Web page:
Subterra Castle: Missile Silo Home
Ed Peden finally got his garage door to open. It took him 25 years, but it weighs 47 tons, and the vehicle that was parked behind it was a 78-foot-long Atlas E missile, topped with an atomic bomb. The door was designed to withstand the blast from a nuclear explosion.
Ed’s door, and his home, are in an abandoned underground missile launch complex roughly 25 miles outside of Topeka, Kansas. He and his wife Dianna were the first people to turn one of these Cold War doomsday bunkers into a livable home, and they now run a business helping others to do the same. It cost Uncle Sam $4 million to build this place; Ed bought it for $40,000. But it needed some work.
“The gunk I hauled out of here in wheelbarrows was incredible,” Ed tells us. “Hundreds of wheelbarrows of crap. The sheet rock had melted onto the floor.” It had dissolved because the entire complex was flooded with up to nine feet of water. Ed first toured his future home in a canoe.
The Pedens now call their place “Subterra Castle,” and it looks nothing like the abandoned hellhole Ed bought in 1982.
To the south is the vast missile launch bay, now empty, with its 18-inch-thick concrete walls, three-foot-thick concrete floors, and balky garage door. “It makes an excellent shop,” Ed tells us, “but it caused me to collect far too much useless junk.”
A large square hole in the floor leads to a gently sloping “flame pit” the size of a freeway tunnel. It directed the launch inferno from the missile down to a hillside exhaust port. We suggest to Ed that it would make a good skate park, and his eyes light up. “Yes! Skateboarders!” he cries, beaming like a pleased schoolteacher — which is what he was when he bought this place — “You captured that concept quickly!”
Jutting north from the launch bay is a 120-foot-long tunnel of steel and concrete. It leads to the other half of the Peden home, the former launch control center, which is where Ed and Dianna live. “Down here it’s a little more pleasant,” Ed says as he opens a simple wood door with a tiny knocker.
Beyond — is a warm cocoon of good vibes and New Age ambience. The Cold War vanishes, replaced with natural fibers, rustic wood, rattan, rugs, tapestries, and stained glass. Incense flavors the air; native flutes trill softly over hidden loudspeakers. Ed explains that his home attempts to counter the “heavy energy” of the missile silo, and that he views it as “a transformational symbol.”
“I’m really kind of a peacenik from the sixties,” he confesses with a sheepish grin. Subterra Castle can be seen as the Earth Children flipping the bird to the military-industrial complex — or something similarly profound. To us, it’s just amazing. Who wouldn’t want to live in a hole in the ground when it can be this much fun?
Ed shows us all the rooms converted to make the space livable — a large eat-in kitchen, home offices, a laundry room and bathrooms. Then he takes us back to what he calls “the very best, favorite, favorite room” in the whole underground warren — the former diesel generator room, a huge space that Ed and Dianna have converted into a drum circle room. “Sometimes we’ll have 20, 25 people playing the drums and shakers, and then sitting and chatting for a while,” Ed tells us. In fact, when we called to confirm our visit the previous evening, Dianna told us that Ed was otherwise occupied. He was back in the drum circle room, smackin’ the rawhide or playing one of his native flutes.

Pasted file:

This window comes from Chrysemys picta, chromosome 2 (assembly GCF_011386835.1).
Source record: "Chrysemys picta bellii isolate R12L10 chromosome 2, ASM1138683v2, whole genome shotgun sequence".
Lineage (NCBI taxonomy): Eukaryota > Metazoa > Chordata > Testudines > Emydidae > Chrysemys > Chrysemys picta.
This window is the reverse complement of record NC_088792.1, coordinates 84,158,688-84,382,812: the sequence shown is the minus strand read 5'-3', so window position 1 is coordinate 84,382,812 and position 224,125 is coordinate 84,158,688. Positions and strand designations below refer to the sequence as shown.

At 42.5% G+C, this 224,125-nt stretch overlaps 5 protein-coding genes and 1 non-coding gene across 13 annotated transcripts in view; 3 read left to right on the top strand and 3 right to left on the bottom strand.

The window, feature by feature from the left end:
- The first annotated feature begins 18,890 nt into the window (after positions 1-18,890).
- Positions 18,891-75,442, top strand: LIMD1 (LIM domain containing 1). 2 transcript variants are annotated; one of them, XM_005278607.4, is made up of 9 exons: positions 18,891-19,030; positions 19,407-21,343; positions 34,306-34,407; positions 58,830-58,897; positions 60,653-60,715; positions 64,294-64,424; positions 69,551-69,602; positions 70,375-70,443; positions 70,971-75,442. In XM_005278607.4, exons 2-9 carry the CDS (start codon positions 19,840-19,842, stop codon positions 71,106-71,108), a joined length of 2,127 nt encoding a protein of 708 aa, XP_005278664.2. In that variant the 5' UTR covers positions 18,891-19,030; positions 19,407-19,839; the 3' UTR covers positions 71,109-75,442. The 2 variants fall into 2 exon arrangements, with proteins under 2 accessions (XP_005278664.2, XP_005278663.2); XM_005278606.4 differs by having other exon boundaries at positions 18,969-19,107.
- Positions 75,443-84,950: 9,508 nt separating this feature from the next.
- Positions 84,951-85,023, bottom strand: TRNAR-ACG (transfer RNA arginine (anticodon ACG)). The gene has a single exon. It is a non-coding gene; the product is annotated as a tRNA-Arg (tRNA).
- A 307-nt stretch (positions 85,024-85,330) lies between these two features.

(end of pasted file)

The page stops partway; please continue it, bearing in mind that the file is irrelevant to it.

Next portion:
Ed calls these old launch complexes “20th century castles,” equating them to the medieval castles of Europe, and has in fact built castle towers over the old escape hatches of his underground home. But that decision was practical as well as thematic; the hatches were leaking and the towers keep the water out. Also on the property, inside the intruder detection perimeter and within view of the battlements, is a sweat lodge, a stone circle, and a fire walking pit.
One gets the sense that Ed stresses the castle metaphor to sell properties to the security-minded (and his video system keeps tabs on various locations, including the front gate). But his heart remains in the drum circle room.
“It’s a very strange project that we’ve done here,” he tells us. “It’s been a life-defining thing for Dianna and I. And we are very proud of it, and we think there’s kind of a message in it. I feel incredibly blessed and fortunate to ever, ever have stumbled onto such a thing.”
And then the practical Ed creeps back. “I don’t know what it’s gonna be like to get old out here,” he says. “I’ve got to climb twenty feet up to change the light bulbs in the missile bay.”
Also, if you need any further evidence that our species is doomed, take a look at the quantity of missile types we’ve developed. We are idiots